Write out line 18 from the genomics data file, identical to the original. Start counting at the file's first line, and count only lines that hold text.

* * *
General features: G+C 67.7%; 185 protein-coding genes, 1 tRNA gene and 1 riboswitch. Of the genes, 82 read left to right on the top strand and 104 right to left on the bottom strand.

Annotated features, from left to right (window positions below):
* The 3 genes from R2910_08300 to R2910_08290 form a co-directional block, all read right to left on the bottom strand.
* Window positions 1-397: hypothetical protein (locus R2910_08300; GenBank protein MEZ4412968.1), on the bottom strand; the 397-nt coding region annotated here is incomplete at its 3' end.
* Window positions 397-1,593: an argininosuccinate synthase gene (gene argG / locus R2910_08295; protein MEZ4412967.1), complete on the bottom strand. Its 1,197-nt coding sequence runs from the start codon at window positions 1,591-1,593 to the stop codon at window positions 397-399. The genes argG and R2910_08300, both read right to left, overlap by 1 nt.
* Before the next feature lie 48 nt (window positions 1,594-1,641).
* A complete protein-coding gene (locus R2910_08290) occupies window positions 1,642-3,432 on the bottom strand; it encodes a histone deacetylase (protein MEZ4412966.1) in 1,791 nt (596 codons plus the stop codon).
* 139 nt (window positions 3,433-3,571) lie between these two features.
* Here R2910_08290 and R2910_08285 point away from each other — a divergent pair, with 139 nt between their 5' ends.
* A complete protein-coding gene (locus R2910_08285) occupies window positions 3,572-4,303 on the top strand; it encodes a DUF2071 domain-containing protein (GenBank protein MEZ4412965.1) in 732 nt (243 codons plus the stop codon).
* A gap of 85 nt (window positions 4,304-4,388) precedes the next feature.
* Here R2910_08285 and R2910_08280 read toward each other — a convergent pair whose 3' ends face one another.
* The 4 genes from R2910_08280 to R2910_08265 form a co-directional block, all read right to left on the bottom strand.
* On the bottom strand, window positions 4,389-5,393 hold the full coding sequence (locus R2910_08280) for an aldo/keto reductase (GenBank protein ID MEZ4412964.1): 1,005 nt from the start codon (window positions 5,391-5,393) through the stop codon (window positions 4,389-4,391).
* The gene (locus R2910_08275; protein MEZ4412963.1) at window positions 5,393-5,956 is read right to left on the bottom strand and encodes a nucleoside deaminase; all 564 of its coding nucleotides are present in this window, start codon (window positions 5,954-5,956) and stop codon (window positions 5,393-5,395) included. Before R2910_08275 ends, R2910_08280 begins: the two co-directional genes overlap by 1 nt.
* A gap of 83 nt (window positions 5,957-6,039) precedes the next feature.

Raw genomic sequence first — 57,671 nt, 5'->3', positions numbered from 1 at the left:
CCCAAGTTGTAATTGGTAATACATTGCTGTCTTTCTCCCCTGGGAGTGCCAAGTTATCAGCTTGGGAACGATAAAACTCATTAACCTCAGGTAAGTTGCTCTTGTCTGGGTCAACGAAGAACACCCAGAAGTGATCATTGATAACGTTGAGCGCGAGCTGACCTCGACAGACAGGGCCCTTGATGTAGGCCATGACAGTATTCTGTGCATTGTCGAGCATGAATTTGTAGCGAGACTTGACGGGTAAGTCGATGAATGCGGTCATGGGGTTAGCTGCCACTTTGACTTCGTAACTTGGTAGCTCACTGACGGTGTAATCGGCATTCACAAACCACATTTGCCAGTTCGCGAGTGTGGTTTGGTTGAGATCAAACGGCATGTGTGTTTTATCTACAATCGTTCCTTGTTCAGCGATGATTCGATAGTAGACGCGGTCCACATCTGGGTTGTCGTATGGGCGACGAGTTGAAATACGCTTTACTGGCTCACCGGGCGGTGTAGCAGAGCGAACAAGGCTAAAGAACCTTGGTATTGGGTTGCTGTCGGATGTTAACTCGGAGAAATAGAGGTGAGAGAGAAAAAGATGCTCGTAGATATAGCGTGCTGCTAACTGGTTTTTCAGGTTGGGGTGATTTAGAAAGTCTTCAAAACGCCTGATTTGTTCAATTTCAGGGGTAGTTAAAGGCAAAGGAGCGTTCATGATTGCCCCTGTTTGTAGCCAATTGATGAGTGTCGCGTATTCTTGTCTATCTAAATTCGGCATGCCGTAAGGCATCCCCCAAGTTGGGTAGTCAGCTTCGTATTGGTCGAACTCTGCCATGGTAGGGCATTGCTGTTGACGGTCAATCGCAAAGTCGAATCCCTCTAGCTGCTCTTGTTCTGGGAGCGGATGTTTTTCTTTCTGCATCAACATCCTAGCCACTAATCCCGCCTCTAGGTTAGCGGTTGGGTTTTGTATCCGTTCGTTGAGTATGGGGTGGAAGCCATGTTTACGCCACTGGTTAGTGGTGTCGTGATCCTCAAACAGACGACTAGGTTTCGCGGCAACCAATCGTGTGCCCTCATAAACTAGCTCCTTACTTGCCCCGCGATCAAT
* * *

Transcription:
CCCAAGTTGTAATTGGTAATACATTGCTGTCTTTCTCCCCTGGGAGTGCCAAGTTATCAGCTTGGGAACGATAAAACTCATTAACCTCAGGTAAGTTGCTCTTGTCTGGGTCAACGAAGAACACCCAGAAGTGATCATTGATAACGTTGAGCGCGAGCTGACCTCGACAGACAGGGCCCTTGATGTAGGCCATGACAGTATTCTGTGCATTGTCGAGCATGAATTTGTAGCGAGACTTGACGGGTAAGTCGATGAATGCGGTCATGGGGTTAGCTGCCACTTTGACTTCGTAACTTGGTAGCTCACTGACGGTGTAATCGGCATTCACAAACCACATTTGCCAGTTCGCGAGTGTGGTTTGGTTGAGATCAAACGGCATGTGTGTTTTATCTACAATCGTTCCTTGTTCAGCGATGATTCGATAGTAGACGCGGTCCACATCTGGGTTGTCGTATGGGCGACGAGTTGAAATACGCTTTACTGGCTCACCGGGCGGTGTAGCAGAGCGAACAAGGCTAAAGAACCTTGGTATTGGGTTGCTGTCGGATGTTAACTCGGAGAAATAGAGGTGAGAGAGAAAAAGATGCTCGTAGATATAGCGTGCTGCTAACTGGTTTTTCAGGTTGGGGTGATTTAGAAAGTCTTCAAAACGCCTGATTTGTTCAATTTCAGGGGTAGTTAAAGGCAAAGGAGCGTTCATGATTGCCCCTGTTTGTAGCCAATTGATGAGTGTCGCGTATTCTTGTCTATCTAAATTCGGCATGCCGTAAGGCATCCCCCAAGTTGGGTAGTCAGCTTCGTATTGGTCGAACTCTGCCATGGTAGGGCATTGCTGTTGACGGTCAATCGCAAAGTCGAATCCCTCTAGCTGCTCTTGTTCTGGGAGCGGATGTTTTTCTTTCTGCATCAACATCCTAGCCACTAATCCCGCCTCTAGGTTAGCGGTTGGGTTTTGTATCCGTTCGTTGAGTATGGGGTGGAAGCCATGTTTACGCCACTGGTTAGTGGTGTCGTGATCCTCAAACAGACGACTAGGTTTCGCGGCAACCAATCGTGTGCCCTCATAAACTAGCTCCTTACTTGCCCCGCGATCAAT